Buoyed by “strong performance,” the Clean Energy Finance Corporation (CEFC) has spurred almost $30 million in clean energy investment since its inception in 2012, according to the green bank’s annual report. This includes financing projects which have delivered 2.9 GW of renewable energy capacity to the Australian grid across 24 solar farms and nine wind farms.
Since the CEFC began investing eight years ago, it has financed 31 utility scale solar projects and 12 wind farms. Two of their solar projects, the troubled Oakey II solar farm in Queensland, the Numurkah solar farm in Victoria, achieved first generation in FY19-20.
The green bank said it will prioritise investment in innovative technology and finance solutions to further accelerate emissions reduction in future. This includes measures to deliver a stronger, cleaner electricity grid, investing in large scale energy storage solutions as well as backing opportunities in hydrogen.
Among the investment highlights noted in the report was a 50% increase in the capacity of Australia’s largest battery in Hornsdale, South Australia.
In the last financial year alone, the CEFC made over $1 billion of investment commitments with with a combined value of $4.2 billion, targeting more than one million tons of carbon abatement annually. As of June 30, 2020, the CEFC lifetime investment commitments reached $8.2 billion, with the lifetime value of those investments over $27 billion.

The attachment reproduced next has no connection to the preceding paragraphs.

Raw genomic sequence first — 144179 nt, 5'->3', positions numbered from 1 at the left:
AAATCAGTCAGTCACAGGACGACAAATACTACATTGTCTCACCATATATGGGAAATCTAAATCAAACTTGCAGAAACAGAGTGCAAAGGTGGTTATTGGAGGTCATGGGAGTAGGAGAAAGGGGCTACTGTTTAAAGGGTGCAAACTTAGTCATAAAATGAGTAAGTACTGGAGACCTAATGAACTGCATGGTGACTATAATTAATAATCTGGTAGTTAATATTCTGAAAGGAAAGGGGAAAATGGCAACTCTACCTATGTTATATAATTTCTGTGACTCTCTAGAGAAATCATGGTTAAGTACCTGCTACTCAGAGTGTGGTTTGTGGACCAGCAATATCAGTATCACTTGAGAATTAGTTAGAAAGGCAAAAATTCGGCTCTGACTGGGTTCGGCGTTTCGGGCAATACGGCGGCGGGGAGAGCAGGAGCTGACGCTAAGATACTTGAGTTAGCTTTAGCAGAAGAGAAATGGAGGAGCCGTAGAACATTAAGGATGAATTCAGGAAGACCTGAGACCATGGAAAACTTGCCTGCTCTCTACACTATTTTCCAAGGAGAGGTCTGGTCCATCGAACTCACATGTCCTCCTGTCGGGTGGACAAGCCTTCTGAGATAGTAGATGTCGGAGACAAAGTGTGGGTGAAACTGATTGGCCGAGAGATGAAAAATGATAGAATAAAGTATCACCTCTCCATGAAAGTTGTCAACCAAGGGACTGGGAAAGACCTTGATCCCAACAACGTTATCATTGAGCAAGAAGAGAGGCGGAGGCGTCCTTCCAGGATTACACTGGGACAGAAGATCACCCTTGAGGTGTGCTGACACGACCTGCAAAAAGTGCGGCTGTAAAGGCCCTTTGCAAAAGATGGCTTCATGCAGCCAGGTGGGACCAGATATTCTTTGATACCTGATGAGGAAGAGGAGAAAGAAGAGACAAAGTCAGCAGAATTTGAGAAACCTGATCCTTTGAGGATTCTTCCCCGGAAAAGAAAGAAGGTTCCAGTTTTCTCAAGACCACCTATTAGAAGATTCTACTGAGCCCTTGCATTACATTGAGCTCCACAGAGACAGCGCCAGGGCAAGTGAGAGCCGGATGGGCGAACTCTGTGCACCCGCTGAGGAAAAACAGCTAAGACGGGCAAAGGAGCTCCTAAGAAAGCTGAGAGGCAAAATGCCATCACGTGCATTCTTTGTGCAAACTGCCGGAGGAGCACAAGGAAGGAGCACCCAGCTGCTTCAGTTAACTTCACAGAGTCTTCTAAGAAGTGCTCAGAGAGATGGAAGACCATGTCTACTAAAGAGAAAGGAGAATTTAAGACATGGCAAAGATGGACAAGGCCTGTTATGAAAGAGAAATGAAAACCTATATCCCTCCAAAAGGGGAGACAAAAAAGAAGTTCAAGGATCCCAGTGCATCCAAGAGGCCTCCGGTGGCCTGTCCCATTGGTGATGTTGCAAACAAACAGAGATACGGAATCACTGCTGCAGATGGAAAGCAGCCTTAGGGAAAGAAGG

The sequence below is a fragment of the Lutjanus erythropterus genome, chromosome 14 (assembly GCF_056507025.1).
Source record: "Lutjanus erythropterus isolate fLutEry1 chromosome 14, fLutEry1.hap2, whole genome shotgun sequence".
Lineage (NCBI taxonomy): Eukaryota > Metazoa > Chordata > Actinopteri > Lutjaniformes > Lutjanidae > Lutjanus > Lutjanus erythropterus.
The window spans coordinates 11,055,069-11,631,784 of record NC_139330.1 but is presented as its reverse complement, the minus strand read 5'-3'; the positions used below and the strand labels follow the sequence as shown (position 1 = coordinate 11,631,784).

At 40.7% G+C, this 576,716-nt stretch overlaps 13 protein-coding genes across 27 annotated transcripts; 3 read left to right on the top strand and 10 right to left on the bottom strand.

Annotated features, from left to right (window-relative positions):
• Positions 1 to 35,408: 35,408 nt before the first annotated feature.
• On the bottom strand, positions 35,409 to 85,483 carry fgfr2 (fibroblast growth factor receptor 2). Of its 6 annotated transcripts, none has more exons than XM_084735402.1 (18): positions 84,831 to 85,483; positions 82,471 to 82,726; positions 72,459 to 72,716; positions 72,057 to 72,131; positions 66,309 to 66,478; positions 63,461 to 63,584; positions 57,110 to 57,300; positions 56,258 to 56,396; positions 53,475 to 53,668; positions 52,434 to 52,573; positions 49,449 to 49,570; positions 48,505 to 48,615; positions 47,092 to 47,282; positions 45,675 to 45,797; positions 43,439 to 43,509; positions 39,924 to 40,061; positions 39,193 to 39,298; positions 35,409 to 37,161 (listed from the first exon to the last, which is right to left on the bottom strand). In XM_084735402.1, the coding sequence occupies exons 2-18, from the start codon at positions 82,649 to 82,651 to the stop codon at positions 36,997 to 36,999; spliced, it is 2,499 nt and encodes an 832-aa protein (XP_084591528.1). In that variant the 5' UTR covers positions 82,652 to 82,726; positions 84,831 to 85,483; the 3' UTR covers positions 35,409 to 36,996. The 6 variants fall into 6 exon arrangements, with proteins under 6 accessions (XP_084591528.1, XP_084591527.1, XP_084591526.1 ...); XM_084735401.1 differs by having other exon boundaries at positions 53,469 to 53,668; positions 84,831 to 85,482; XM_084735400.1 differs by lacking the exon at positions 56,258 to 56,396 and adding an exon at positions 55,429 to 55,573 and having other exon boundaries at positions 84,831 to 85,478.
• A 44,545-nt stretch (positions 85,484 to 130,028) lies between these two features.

Coupled with the support of the private sector as well as government agencies, the CEFC says its investments have supported “substantial” cost reductions in solar technologies, a trend they see continuing.
CEO Ian Learmonth said the annual report provided compelling evidence of the potential for Australia to achieve a low emissions economy, capitalising on innovative technology and investment solutions.
“For the year ahead, we are focused on investing in a secure, affordable and sustainable energy system, to increase the share of renewable energy in a modernised electricity grid. We are also committed to backing opportunities in energy storage in batteries, virtual power plants and pumped hydro,” Mr Learmonth said in a statement.
Despite the disruption of Covid-19, the CEFC continued a strong financial performance with almost $942 million repaid or recouped, alongside revenue of $205 million and a normalised surplus from operations of over $100 million.
CEFC Chair Steven Skala AO said the challenging economic conditions of the past year have reaffirmed the corporation’s commitment to “prudent investment.”
“Since inception, sound financial management has been a hallmark of CEFC operations, driven by the acknowledgement that it invests on behalf of Australian taxpayers, with a responsibility to meet agreed policy objectives and deliver a positive financial return,” Skala said in a statement.
This recommitment to “prudent investment” comes after the federal government in September announced a plan to siphon funds from the green bank to prop up gas generation, sparking widespread outcry.
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